On the west wall of Poets’ Corner in Westminster Abbey is a white and grey marble monument to the famous actor David Garrick. It consists of a standing figure of the actor who holds aside curtains, as if taking a bow after a performance, and on either side are seated the figures of Tragedy and Comedy. Above Garrick’s head is a medallion portrait inscribed ‘Shakspeare’. The sculptor was Henry Webber and the inscription, written by actor Samuel Jackson Pratt, reads:
“To the memory of David Garrick, who died in the year 1779, at the age of 63. To paint fair Nature, by divine command, her magic pencil in his glowing hand, a Shakspeare rose, then to expand his fame wide o’er this “breathing world”, a Garrick came. Though sunk in death the forms the poet drew, the actor’s genius bade them breathe anew; though, like the Bard himself, in night they lay, immortal Garrick call’d them back to day: and till eternity with power sublime, shall mark the mortal hour of hoary time, Shakspeare & Garrick like twin stars shall shine, and earth irradiate with a beam divine. S.J.Pratt. This monument, the tribute of a friend, was erected in 1797”.
The spelling of Shakespeare is in its 18th century form. The friend who erected the monument was Albany Charles Wallis (who is buried in the east cloister). Garrick is buried in front of Shakespeare’s statue together with his wife Eva. The inscription in brass letters on the gravestone reads:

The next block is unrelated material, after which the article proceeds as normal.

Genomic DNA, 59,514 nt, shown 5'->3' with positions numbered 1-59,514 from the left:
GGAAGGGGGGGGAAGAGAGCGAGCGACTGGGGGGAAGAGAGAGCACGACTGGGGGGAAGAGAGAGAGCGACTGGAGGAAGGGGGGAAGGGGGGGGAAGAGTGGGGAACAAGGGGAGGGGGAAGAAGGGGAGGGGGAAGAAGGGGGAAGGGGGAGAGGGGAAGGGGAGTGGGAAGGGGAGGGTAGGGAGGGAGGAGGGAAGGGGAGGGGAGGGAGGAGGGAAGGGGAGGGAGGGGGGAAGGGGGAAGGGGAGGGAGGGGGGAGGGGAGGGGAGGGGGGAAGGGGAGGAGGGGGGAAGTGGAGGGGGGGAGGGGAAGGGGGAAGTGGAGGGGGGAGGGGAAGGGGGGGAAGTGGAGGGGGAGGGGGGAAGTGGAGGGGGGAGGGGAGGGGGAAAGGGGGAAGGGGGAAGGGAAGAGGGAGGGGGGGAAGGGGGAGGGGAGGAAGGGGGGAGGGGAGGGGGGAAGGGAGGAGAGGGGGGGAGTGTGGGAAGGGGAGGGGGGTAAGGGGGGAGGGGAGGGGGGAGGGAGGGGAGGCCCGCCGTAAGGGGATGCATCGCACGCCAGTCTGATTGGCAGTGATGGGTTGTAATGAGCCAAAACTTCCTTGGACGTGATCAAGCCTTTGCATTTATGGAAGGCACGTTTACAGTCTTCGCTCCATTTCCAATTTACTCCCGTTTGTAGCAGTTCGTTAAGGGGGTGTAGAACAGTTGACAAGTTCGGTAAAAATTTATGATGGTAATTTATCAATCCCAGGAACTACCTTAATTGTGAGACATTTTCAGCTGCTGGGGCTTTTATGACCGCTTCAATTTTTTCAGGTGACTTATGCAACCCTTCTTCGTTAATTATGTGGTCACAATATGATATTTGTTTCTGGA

“DAVID GARRICK BORN 20th FEBRUARY 1716 DIED 20th JANUARY 1779. EVA MARIA GARRICK BORN 29th FEBRUARY 1724 DIED 16th OCTOBER 1822.”
The date for his birth is given in Old-Style dating (now reckoned as 1717). Samuel Johnson is buried next to Garrick, with the graves of Sir Henry Irving and Laurence Olivier just to the south.
Garrick was born in Hereford, one of several children of Peter Garrick (d.1737) and his wife Arabella (Clough). His grandfather, David de la Garrique, was a Huguenot refugee who fled from France. Peter and his family lived in Lichfield and David was educated partly at Samuel Johnson’s school there. Johnson and Garrick left for London in 1737 to seek their fortunes. David wrote his first play in 1740 and his London debut was in Richard III the following year. He had immense success in both comic and tragic roles, producing many of Shakespeare’s dramas at Drury Lane theatre where he was actor-manager. On 22 June 1749 he married Eva Maria Veigel. She was born in Vienna and came to London as a dancer with the Italian Opera. They had no children. Garrick retired from the stage but survived for only a few more years. His funeral procession made its way from his house on Adelphi Terrace to the Abbey with crowds lining the streets. Eva survived him for many years and died aged 99.
A photograph of the monument can be purchased from Westminster Abbey Library.
Further reading for David and Eva
Oxford Dictionary of National Biography 2004.
David Garrick. A critical biography, by George W.Stone and George Kahrl, (USA1979)
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